While just six to 10 g of the powdered root is considered to be a psychedelic dose, the initiation rites of the various Bwiti sects call for anywhere between 50 – 200 g. The smallest effective dose is a heaping teaspoon, though at that level iboga acts as more of a stimulant/euphoric than a psychedelic. 2 – 10 mg of plant matter per 1 kg of body weight produces a stimulating effect, though entirely different than that of amphetamine. 40 mg per 1 kg of body weight produces psychedelic effects. (Brenneisen 1994 cited in Ratsch 1998, 491).
Iboga root is sometimes combined with other plants, such as Cannabis, Alchornea floribunda, Elaeophorbia drupifera, and yohimbe. Many other plants yet to be identified are also traditionally used in tandem with iboga (Ratsch 1998, 491).
MEDICINAL USES: In addition to its visionary qualities, iboga has a variety of medical applications. The root has been used in West African folk medicine as a stimulant, tonic, and aphrodisiac for hundreds of years at least. It is also utilized to combat severe cases of nervous tension, as well as fever, high blood pressure, and toothaches, as it has anesthetic properties (Ratsch 1998, 492).
The Metsogo use iboga root as a medical diagnostic tool; it is thought to provide insight into illness. Iboga is used in the Congo to combat malaria. The French have claimed to have successfully used iboga root extract to treat myriad diseases, most notably syphilis and neurasthenia. Homeopathic medicine makes use of iboga root extract for a number of ailments as well (Ratsch 1998, 492-493).
The chief active component of iboga, ibogaine, is given to patients in special addiction clinics who are going through heroin withdrawl. It has also been used with success in reversing addictions to methadone, tobacco, cocaine, crack cocaine, and alcohol. However, since 2005, production of ibogaine has slowed to the point where it is not available as a treatment to most addicts seeking therapy worldwide (Vooglebreinder 2009, 323).
The substance was first introduced to modern psychotherapy as a “fantasy-enhancing drug” by the Chilean psychiatrist Claudio Naranjo in the 1960s. Ibogaine helps opiate addicts by calming the motor activity that is present as a result of their drug use. A chiropracter, Karl Naeher, states that “Ibogaine, when taken in one high dose by an opiate addict, drastically reduces withdrawal symptoms and, a the same time, causes a ‘trip’ that reveals such deep insights into the personal causes of the addiction that the majority of those who undergo this type of therapy can go for months without a relapse. But several additional sessions are required before a lasting stabilization is evident” (Hofmann et al. 1992, 113).
Iboga seems to alter addiction patterns by changing the part of the brain related to addictive or compulsive behavior, resulting in a complete erasure of cravings and withdrawal symptoms for up to six months. Patients also often find a new lease on life from their experience with iboga, and are able to make concrete, lasting changes (Voogelbreinder 2009, 323).
TRADITIONAL EFFECTS: There are several alkaloids present in iboga root; chief among them is ibogaine,which is responsible for the vast majority of the plant’s psychoactive properties.
Common themes amongst reports of iboga experience include a sense of interconnectedness with the forest, to the point where the sense of self and the forest cease to exist as separate entities, and, of course, connection with ancestors. The Fang describe iboga’s ability to merge the natural and supernatural realms, and the living and dead. According to several Westerners that have gotten a chance to try iboga root, the term ancestor can be taken broadly to include animals and the ancients. The effects of iboga usually last eight to twelve hours (Fernandez 1982).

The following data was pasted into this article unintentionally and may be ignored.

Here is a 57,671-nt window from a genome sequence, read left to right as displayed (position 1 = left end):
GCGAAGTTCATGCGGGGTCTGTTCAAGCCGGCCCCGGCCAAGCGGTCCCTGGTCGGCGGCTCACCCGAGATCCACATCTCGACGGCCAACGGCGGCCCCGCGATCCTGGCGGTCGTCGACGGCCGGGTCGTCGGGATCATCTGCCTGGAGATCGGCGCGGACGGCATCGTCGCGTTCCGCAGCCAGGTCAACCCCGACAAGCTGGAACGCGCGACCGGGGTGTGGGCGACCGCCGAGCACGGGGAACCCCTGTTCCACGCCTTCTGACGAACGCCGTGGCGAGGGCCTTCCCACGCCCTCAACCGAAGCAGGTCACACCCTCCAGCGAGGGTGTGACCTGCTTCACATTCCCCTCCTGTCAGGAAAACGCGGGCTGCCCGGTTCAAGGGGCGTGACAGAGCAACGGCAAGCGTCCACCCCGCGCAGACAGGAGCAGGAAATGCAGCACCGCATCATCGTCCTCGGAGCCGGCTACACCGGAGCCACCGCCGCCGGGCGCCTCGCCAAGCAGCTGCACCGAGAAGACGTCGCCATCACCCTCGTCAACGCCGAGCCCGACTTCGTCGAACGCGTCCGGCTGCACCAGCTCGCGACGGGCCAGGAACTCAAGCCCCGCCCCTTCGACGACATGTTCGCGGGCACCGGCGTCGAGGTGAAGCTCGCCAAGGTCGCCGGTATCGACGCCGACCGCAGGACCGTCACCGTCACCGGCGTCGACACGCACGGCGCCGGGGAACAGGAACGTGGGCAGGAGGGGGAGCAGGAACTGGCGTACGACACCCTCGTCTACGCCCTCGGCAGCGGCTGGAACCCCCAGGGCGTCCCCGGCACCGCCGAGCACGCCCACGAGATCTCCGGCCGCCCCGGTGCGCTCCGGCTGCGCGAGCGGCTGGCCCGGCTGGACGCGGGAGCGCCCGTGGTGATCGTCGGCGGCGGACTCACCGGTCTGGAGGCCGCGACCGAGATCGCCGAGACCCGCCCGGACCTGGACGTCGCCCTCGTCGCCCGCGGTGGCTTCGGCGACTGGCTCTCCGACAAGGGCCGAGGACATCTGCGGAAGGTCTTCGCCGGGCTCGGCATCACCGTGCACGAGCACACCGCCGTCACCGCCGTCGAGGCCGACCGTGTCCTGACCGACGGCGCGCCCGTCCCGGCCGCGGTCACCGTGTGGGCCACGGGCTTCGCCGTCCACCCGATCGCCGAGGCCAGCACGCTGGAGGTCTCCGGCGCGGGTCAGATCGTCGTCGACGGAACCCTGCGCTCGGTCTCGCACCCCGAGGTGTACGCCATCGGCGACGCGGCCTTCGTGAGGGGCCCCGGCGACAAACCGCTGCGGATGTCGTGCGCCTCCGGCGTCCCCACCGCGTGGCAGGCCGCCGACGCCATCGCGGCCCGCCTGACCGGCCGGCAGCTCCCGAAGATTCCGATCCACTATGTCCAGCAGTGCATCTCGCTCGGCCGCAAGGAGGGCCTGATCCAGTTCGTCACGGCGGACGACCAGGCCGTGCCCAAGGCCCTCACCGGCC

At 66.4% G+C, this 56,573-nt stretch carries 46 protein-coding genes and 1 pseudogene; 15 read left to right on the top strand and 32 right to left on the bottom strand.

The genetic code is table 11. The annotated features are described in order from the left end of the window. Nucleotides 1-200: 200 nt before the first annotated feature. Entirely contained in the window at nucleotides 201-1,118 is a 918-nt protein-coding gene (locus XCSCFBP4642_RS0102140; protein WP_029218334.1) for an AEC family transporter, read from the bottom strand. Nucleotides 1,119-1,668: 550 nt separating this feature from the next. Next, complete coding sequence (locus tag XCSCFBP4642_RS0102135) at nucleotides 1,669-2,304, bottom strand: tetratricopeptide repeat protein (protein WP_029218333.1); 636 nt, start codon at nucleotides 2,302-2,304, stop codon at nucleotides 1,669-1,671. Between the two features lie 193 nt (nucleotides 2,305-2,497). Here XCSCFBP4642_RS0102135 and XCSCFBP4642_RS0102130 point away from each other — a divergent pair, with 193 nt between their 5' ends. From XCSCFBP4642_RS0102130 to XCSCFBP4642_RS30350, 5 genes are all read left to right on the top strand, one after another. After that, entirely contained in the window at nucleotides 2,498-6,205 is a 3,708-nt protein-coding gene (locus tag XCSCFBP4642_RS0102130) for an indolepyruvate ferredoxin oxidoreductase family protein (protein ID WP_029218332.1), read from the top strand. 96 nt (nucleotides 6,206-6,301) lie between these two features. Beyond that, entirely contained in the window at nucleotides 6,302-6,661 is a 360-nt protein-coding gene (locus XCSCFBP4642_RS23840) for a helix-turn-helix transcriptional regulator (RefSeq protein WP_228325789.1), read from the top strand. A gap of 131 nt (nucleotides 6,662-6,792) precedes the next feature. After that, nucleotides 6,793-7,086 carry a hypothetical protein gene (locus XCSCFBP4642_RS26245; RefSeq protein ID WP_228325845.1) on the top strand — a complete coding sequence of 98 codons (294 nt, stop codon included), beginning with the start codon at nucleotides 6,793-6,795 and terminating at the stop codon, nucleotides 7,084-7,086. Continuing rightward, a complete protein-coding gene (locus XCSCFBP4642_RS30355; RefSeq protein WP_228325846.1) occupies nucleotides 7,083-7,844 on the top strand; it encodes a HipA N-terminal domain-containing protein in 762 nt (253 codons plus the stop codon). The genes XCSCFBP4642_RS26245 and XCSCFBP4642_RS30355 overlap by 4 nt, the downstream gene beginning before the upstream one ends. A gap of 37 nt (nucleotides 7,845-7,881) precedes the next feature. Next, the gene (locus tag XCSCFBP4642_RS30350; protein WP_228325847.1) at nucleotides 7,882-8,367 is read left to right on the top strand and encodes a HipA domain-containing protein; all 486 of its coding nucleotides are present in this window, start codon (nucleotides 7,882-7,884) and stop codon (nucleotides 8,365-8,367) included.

Mild doses of iboga generally cause some CNS-stimulation, mild dissociation, and increased alertness and endurance. Fully active doses, which are generally only consumed once in one’s life, during the Bwiti initiation ceremony, cause nausea and vomiting early on, followed by agitation, termors, mood shifts, changes in blood pressure, and respiratory depression. About ten hours after consumption open-eyed visuals appear, followed by a lucid dreaming state in which the initiate is able to make contact with spirits and the ancestors (Sandberg 2009).
Deaths can occur with extremely high doses in weak or young people, although in a ritual setting the condition of the initiate is usually monitored and the ceremony stopped if the situation seems risky. Individuals with heart troubles or high-blood pressure are advised not to consume iboga (Sandberg 2009).
Bakalar, James B. and Lester Grinspoon. Psychedelic Drugs Reconsidered. 1979. Web. 6 December 2009 <http://www.lycaeum.org/leda/docs/150.shtml?ID=150<>>.
Fernandez, J.W. Bwiti: An Ethnography of the Religious Imagination in Africa. Princeton, N.J.: Princeton University Press, 1982.
———. “Unbelievably Subtle Words: Representations and Integration in the Sermons of an African Reformative Cult.” Journal of the History of Religions 6 (1966): 53–69.
Hofmann, A., Ratsch, C., Schultes, R., Plants of the Gods: Their Sacred, Healing, and Hallucinogenic Powers. Rochester: Healing Arts Press, 1992.
Ratsch, Christian., The Encyclopedia of Psychoactive Plants: Ethnopharmacology and its Applications. Rochester: Park Street Press, 1998.
Samorini, G. “Adam, Eve and Iboga.” Integration 5 (1993): 105–114.
Sandberg, Nick. “An Introduction to Ibogaine.” Web. 6 Dec. 2009 <http://www.ibogaine.co.uk/
Voogelbreinder, Snu, Garden of Eden: The Shamanic Use of Psychoactive Flora and Fauna, and the Study of Consciousness. Snu Voogelbreinder, 2009.